‘All things are moral’: looking at Godfrey Cass through Emerson’s lens

 

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Palm being its self, Bay of  Kotor, 25 July

Yesterday I ended by starting to read a bit of  Silas Marner and thinking I wanted to read it alongside ‘something’ from Emerson. The bit from Silas Marner was  this:

He walked up and down, unconscious that he was plunging ankle-deep in snow, unconscious of everything but trembling suspense about what was going on in the cottage, and the effect of each alternative on his future lot. No, not quite unconscious of everything else. Deeper down, and half-smothered by passionate desire and dread, there was the sense that he ought not to be waiting on these alternatives; that he ought to accept the consequences of his deeds, own the miserable wife, and fulfil the claims of the helpless child. But he had not moral courage enough to contemplate that active renunciation of Nancy as possible for him: he had only conscience and heart enough to make him for ever uneasy under the weakness that forbade the renunciation. And at this moment his mind leaped away from all restraint toward the sudden prospect of deliverance from his long bondage.

And the bit  I was remembering from Emerson was from the essay on ‘Discipline’, in Nature. As usual, with something  profoundly Christian, as a non-Christian, I have to  lend myself to possible meaning and translate what a Christian might mean into something I might mean.

All things with which we deal preach to us. What is a farm but a mute gospel? The chaff and the wheat, weeds and plants, blight, rain, insects, sun—it is a sacred emblem from the first furrow of spring to the last stack which the snow of winter overtakes in the fields. But the sailor, the shepherd, the miner, the merchant, in their several resorts, have each an experience precisely parallel and leading to the same conclusion, because all organizations are radically alike. Nor can it be doubted that this moral sentiment which thus scents the air, grows in the grain, and impregnates the waters of the world is caught by man and sinks into his soul. The moral influence of nature upon every individual is that amount of truth which it illustrates to him. Who can estimate this? Who can guess how much firmness the sea-beaten rock has taught the fisherman? How much tranquility has been reflected to man from the azure sky, over whose unspotted deeps the winds forevermore drive flocks of stormy clouds and leave no wrinkle or stain? How much industry and providence and affection we have caught from the pantomime of brutes? What a searching preacher of self-command is the varying phenomenon of health!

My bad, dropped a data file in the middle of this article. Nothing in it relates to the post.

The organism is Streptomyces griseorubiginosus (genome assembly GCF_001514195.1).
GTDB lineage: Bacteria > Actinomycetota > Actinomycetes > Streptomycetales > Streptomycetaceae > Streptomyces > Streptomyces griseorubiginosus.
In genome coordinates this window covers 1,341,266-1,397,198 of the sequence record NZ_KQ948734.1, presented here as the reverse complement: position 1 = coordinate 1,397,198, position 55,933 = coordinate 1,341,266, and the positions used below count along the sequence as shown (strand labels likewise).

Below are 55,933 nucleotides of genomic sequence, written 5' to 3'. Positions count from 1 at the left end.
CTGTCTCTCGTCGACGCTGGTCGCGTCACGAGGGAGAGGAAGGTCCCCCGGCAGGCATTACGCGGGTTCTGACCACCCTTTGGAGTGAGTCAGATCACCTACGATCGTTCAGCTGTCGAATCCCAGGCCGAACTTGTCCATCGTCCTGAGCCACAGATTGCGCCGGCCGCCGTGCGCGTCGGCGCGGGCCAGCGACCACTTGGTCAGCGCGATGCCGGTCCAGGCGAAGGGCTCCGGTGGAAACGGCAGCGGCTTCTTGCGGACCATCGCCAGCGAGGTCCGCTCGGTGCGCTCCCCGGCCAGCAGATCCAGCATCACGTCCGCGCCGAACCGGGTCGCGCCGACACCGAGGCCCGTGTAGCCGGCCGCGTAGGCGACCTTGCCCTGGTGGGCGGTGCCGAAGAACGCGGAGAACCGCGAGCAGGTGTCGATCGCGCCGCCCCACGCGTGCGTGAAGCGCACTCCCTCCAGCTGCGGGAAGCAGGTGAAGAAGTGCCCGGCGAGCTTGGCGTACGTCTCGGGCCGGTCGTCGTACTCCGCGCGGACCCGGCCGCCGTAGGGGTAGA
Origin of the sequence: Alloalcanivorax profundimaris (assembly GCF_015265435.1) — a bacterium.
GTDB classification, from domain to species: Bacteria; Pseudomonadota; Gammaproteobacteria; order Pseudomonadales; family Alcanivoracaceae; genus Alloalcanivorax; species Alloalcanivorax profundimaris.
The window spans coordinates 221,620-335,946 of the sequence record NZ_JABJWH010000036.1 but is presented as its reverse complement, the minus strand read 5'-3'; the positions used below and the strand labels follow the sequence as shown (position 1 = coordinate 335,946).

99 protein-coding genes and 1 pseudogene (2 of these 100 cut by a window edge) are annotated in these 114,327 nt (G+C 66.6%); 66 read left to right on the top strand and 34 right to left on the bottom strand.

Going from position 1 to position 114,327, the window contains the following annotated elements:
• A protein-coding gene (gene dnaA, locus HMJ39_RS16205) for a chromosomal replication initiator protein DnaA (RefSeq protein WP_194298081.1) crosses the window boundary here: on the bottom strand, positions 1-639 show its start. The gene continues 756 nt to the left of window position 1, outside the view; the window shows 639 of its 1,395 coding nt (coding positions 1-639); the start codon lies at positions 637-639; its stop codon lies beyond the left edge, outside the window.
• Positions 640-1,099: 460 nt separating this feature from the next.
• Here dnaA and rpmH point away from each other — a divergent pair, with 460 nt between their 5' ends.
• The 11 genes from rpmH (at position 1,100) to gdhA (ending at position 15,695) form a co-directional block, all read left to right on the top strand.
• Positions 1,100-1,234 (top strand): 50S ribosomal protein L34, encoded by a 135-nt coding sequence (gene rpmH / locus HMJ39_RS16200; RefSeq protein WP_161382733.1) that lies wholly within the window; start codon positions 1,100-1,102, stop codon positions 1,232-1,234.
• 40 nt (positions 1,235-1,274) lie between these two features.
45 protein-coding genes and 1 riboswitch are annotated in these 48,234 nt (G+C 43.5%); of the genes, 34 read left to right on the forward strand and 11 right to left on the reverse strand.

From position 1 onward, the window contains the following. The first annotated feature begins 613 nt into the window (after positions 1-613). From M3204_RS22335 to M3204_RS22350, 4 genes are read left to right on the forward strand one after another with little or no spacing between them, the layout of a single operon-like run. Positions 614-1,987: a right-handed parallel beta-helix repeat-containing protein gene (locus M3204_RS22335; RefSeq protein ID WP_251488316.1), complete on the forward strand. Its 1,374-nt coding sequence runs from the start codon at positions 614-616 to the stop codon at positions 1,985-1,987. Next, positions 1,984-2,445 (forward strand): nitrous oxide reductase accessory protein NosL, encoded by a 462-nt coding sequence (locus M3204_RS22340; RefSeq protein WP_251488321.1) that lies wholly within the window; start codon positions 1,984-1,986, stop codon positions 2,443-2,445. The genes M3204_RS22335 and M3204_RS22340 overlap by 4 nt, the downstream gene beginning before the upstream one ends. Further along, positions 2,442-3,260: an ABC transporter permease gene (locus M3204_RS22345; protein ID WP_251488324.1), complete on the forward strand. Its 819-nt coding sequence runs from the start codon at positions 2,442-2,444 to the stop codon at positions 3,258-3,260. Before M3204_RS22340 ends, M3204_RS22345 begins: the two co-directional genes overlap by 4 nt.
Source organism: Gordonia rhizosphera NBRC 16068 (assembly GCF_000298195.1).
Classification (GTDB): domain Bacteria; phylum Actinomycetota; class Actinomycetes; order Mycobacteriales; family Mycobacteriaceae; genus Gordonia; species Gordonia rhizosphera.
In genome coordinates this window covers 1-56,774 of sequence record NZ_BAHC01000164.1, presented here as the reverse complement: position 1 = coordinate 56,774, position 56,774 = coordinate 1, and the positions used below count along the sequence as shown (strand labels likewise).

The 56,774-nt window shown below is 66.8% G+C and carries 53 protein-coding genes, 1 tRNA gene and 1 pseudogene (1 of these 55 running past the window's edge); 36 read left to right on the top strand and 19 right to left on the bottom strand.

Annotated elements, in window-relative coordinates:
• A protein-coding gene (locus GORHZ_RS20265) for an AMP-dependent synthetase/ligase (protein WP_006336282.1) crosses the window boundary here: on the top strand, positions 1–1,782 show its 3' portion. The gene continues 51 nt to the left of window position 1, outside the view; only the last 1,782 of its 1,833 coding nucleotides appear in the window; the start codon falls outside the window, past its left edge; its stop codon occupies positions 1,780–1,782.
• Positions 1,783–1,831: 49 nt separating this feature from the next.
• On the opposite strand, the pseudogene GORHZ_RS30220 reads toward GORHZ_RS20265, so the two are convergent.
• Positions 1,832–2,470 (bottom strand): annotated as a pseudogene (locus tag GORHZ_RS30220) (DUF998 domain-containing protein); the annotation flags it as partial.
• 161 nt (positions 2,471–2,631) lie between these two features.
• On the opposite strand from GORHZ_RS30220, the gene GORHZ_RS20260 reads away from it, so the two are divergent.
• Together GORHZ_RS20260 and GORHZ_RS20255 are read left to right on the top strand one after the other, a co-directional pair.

Looking at them together now, rereading both, I’m not sure what originally  connected them in my mind. I think perhaps the sense in both pieces of thought there is the  belief that  morality is innate. This is  massively contentious I know – ask Nietzsche – but I don’t want to think about contending it for  now. I want to see if  I feel any truth in what these two quoted above both say.

‘All things with which we deal preach to us,’ writes Emerson. I think about Godfrey Cass  outside Marner’s cottage, waiting to find out whether his life will go  one way or another, depending on whether Molly lives or dies. He longs for her death.

Emerson’s argument  is that everything contains the ideal, teaches us, what is. The snow Godfrey treads though in  thin dancing shoes is cold. It teaches its coldness by its coldness though Godfrey can’t hear the lesson – his consciousness is too taken up with his own concerns. The lesson of snow is irrelevant to him.

But what does the natural phenomenon called ‘Godfrey Cass’ teach? If ‘a farm is a mute gospel’, what is a man?

He walked up and down, unconscious that he was plunging ankle-deep in snow, unconscious of everything but trembling suspense about what was going on in the cottage, and the effect of each alternative on his future lot.

This mute gospel that is a human being teaches danger and anxiety, fear, suspense and  the terror or the ‘lot’. Suddenly I’m thinking of Silas Marner and the  moment in Lantern Yard when the drawing of lots condemns him to become the outcast. It’s not the same use of the word, but  thought – that something random, unthinking , out of your control,  will decide your future – is the same.